Not every Wagga mayor has received a tea set worth a small fortune.
George Forsyth did.
Forsyth was one of Wagga’s most significant historical figures to literally leave their mark on the city.
His story was uncovered as part of The Daily Advertiser’s Memory Lane series, revealing the long-forgotten people behind the city’s streets and suburbs.
According to the Australian Dictionary of Biography, the successful business owner and civil leader was described as “a man of integrity”.
Chairing a number of boards and meetings, he played a big part in the launch of the Mechanics’ Institute, the hospital, the national school, the Presbyterian Church and the building of the toll bridge across the river.
The father-of-one was a storekeeper at Tarcutta before he and his wife Margaret settled in Wagga, which was a small town of 300 residents in 1855.
Expanding on his ownership of the general store in Fitzmaurice Street, Forsyth became a wholesale distributor in 1868, opening a bonded store on Kincaid Street.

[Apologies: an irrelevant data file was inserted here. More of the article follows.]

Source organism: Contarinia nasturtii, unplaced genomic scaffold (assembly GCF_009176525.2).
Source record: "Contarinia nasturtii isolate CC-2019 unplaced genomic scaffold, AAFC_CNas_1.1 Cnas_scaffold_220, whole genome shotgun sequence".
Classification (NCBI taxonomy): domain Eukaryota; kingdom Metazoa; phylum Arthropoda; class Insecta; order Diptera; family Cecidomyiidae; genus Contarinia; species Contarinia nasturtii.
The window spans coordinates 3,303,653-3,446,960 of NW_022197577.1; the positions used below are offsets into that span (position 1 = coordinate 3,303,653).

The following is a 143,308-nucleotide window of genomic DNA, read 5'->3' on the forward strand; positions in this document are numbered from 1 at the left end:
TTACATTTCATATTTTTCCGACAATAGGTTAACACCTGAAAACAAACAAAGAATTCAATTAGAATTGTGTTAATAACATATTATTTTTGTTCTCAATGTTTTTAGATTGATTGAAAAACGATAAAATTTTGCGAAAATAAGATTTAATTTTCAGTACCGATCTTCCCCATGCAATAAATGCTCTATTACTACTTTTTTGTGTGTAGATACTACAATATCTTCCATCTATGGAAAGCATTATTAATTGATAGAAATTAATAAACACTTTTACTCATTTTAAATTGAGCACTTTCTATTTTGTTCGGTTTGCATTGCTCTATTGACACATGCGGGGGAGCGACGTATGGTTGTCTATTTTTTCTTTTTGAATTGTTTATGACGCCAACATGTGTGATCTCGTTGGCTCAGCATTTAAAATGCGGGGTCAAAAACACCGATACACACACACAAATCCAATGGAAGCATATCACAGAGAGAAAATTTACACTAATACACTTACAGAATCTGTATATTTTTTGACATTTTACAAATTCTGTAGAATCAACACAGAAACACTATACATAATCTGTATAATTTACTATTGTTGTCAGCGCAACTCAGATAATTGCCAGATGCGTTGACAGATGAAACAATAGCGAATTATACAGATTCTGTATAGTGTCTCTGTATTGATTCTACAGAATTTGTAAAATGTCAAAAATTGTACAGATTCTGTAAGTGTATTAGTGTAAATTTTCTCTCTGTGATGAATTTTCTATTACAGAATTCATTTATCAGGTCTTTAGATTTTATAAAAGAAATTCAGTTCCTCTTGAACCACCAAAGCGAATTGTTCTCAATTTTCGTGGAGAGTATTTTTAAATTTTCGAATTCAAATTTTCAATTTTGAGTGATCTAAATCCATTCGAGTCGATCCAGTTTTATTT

According to the archives, Forsyth & Co was a big store. Its lamps were arguably the first to assist with nighttime navigation across the village.
He also developed a stock and station agency and was the owner of a number of grazing properties, according to The Street Names of Wagga Wagga.
For about 20 years, he worked for the local government and between 1870 and 1874 he was the leader of about 3000 residents.
As the first mayor, Forsyth was presented with a silver tea set worth a small fortune.
The mould of the silver tea service, worth 200 pounds, was later destroyed to avoid copies.
Forsyth is believed to have built the original house on the corner of Kincaid and Trail Streets – now known as Edel Quinn in 1869.
It’s price was about 2000 pounds.
According to CSU regional archives, “the property contained ten rooms, a bathroom, three cellars, a wide verandah and magnificent gardens complete with two wells and three tanks”.
In 1876 Forsyth retired to land he owned, near Yarrangobilly and a few years later he moved to South West Rocks.
He died in Kempsey in 1887 at 70 years of age.